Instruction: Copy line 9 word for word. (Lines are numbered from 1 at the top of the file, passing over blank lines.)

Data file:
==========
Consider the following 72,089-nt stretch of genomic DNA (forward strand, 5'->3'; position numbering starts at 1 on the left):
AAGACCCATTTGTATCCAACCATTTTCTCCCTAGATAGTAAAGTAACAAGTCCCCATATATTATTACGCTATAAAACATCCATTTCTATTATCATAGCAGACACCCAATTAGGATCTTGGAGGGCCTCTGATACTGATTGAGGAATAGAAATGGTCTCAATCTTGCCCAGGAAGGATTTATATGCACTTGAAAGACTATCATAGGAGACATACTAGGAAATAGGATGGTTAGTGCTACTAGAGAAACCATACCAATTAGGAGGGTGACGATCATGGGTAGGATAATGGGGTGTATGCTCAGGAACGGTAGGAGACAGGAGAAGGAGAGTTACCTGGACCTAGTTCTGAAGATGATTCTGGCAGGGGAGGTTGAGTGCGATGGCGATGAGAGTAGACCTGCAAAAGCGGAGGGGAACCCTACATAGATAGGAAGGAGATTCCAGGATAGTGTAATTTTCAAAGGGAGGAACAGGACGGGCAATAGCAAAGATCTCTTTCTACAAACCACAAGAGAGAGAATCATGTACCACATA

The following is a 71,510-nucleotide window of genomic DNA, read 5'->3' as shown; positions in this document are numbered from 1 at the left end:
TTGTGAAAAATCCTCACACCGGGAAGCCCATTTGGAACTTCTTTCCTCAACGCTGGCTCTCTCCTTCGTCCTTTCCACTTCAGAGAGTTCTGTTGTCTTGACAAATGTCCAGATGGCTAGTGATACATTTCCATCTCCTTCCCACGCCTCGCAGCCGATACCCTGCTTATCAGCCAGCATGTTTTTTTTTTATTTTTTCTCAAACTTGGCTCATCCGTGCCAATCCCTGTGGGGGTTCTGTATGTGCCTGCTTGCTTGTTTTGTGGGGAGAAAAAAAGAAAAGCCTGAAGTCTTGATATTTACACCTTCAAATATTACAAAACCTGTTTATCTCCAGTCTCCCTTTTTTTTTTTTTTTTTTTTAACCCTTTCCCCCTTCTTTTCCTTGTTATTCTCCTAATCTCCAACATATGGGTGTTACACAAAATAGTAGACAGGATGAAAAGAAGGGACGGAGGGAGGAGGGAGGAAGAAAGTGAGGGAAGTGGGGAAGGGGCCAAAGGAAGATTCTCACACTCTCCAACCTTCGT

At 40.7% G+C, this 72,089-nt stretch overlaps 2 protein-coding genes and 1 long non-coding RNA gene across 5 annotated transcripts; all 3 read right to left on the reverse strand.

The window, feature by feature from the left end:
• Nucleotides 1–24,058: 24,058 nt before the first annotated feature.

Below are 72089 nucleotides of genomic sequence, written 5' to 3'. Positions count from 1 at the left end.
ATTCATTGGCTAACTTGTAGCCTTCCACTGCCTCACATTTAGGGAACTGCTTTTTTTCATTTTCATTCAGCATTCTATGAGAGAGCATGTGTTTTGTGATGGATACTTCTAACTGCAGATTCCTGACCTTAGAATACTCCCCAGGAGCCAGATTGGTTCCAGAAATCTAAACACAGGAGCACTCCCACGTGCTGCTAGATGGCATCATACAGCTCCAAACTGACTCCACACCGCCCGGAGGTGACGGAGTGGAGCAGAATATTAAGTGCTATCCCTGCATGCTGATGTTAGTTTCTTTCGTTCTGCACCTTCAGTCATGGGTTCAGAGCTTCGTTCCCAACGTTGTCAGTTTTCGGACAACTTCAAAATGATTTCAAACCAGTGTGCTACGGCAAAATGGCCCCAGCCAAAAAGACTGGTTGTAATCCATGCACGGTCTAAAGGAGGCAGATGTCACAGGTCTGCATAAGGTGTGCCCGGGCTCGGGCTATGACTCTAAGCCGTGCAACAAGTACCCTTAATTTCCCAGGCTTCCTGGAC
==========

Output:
ATTCATTGGCTAACTTGTAGCCTTCCACTGCCTCACATTTAGGGAACTGCTTTTTTTCATTTTCATTCAGCATTCTATGAGAGAGCATGTGTTTTGTGATGGATACTTCTAACTGCAGATTCCTGACCTTAGAATACTCCCCAGGAGCCAGATTGGTTCCAGAAATCTAAACACAGGAGCACTCCCACGTGCTGCTAGATGGCATCATACAGCTCCAAACTGACTCCACACCGCCCGGAGGTGACGGAGTGGAGCAGAATATTAAGTGCTATCCCTGCATGCTGATGTTAGTTTCTTTCGTTCTGCACCTTCAGTCATGGGTTCAGAGCTTCGTTCCCAACGTTGTCAGTTTTCGGACAACTTCAAAATGATTTCAAACCAGTGTGCTACGGCAAAATGGCCCCAGCCAAAAAGACTGGTTGTAATCCATGCACGGTCTAAAGGAGGCAGATGTCACAGGTCTGCATAAGGTGTGCCCGGGCTCGGGCTATGACTCTAAGCCGTGCAACAAGTACCCTTAATTTCCCAGGCTTCCTGGAC